What’s Good for the Goose …

The Chicago Media is upset because the Illinois State Rifle Association commissioned a loaded poll that shows people support carry reform in Illinois.

The word “concealed” is not mentioned — odd, considering that this is a fight over “concealed” carry. Yet, the association claimed in a press release that the answers to the question showed support for concealed carry. Also, how did the association know that the poll’s respondents were law-abiders?

I’ve watched our opponents use this tactic time and time again, so I have little or no sympathy that our opponents are whining that we’re doing it. Truth is, I can’t confirm we are doing it, because I don’t have access to the poll results. Presumably the politicians do as well. Even if somehow we managed to get concealed carry passed out of the legislature, it’s almost certainly going to be vetoed by the Governor, even though polls show his numbers are currently in the toilet.

4 thoughts on “What’s Good for the Goose …”

  1. I believe the language of Illinois’ bill regards “carry”, and not specifically “concealed carry.”

  2. Don’t be so sure that the Quinnmeister will veto this. He’s more likely going to let it sit on his desk for 29 days and then either sign it or return it with some changes. If he vetos this after the showing we had at IGOLD this year and the fact that we have wider bi-partisan support this year than before, he’ll get hung by his own party.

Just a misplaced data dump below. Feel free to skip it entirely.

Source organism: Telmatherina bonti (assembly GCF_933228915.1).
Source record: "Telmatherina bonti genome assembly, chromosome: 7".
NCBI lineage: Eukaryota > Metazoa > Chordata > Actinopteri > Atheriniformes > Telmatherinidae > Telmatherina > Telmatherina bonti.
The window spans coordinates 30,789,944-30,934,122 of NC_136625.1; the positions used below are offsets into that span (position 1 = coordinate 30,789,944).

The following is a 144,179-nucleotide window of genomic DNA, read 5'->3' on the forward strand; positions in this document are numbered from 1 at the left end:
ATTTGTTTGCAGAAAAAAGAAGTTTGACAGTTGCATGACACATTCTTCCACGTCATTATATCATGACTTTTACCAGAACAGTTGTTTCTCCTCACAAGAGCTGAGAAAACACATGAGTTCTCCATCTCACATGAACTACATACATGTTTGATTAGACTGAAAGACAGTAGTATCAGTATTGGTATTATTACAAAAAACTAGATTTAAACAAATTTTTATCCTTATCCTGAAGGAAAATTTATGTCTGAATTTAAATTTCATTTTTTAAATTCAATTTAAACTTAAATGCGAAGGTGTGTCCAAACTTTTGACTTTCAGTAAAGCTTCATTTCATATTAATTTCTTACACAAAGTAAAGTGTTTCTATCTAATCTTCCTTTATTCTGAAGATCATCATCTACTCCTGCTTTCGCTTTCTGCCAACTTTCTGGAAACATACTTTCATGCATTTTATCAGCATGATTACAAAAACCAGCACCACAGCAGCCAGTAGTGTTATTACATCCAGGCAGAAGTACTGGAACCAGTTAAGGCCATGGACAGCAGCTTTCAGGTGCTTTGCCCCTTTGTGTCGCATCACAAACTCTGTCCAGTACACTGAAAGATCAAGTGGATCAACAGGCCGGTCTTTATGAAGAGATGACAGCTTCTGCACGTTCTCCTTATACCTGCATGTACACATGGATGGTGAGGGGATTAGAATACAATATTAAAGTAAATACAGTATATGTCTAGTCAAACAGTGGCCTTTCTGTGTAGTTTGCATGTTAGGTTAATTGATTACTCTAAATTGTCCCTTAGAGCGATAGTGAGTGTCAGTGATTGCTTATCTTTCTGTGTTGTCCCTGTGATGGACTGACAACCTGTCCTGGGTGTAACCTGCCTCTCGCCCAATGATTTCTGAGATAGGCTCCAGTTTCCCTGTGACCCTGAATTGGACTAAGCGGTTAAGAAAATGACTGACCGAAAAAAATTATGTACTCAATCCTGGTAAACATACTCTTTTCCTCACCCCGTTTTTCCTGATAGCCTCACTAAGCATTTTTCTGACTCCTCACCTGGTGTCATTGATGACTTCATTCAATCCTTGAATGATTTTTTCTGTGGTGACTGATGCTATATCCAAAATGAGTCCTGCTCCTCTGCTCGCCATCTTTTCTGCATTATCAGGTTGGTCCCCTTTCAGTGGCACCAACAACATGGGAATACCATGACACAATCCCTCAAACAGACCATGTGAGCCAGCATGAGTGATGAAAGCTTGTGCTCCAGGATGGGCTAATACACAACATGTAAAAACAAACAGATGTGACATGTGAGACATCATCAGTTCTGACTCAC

3. In this case, the governor’s veto may not be a critical issue.
    Illinois law is written so that any law affecting “home rule” must almost always get a two-thirds supermajority, the same as a veto override (not to mention other procedural stuff requiring the same 67%).
    Therefore, if it passes those earlier hurdles, the governor’s veto could well be overrideable by the same supermajority.
    That, barring gubernatorial arm-twisting as was seen on the other side of the cheese curtain when former Wisconsin Governor Doyle dislocated a number of elbows and shoulders preventing an override of his carry-bill veto. It missed by a single vote…

  4. The question that had Rich so annoyed was phrased like this:

    “Would you support a law that would allow trained, law-abiding citizens like yourself to carry a firearm to protect yourself and your family from harm?”

    He’s just mad because he thinks it would have polled lower if the phrase “concealed carry” were in it. The fact that he’s reframing the issue himself in every post he makes about how bad it was for the ISRA to frame the issue as “carry” instead of concealed carry has escaped him, as has the entire open carry movement. I also mentioned to him that I’ve never seen him object to:

    Saturday Night Special
    throwaway gun
    bullet hose
    assault weapon
    assault rifle
    assault pistol
    pistol grips “for spray firing from the hip”
    pocket rockets
    plastic pistols
    cop killer bullets

    . . . . and I told him so, but didn’t get an answer before he closed the comments. I also don’t recall him getting this irritated when Rep. Kathy Ryg, for instance, was sending out mailers a couple of years ago promising to do something about “these assault weapons,” over a photograph of a Browning M2 .50 caliber machine gun on a tripod surrounded by brass at a depth of 6-12″.
    (In other words, not an assault weapon by any stretch of the imagination, but also already illegal in Illinois to the tune of ten federal years.)

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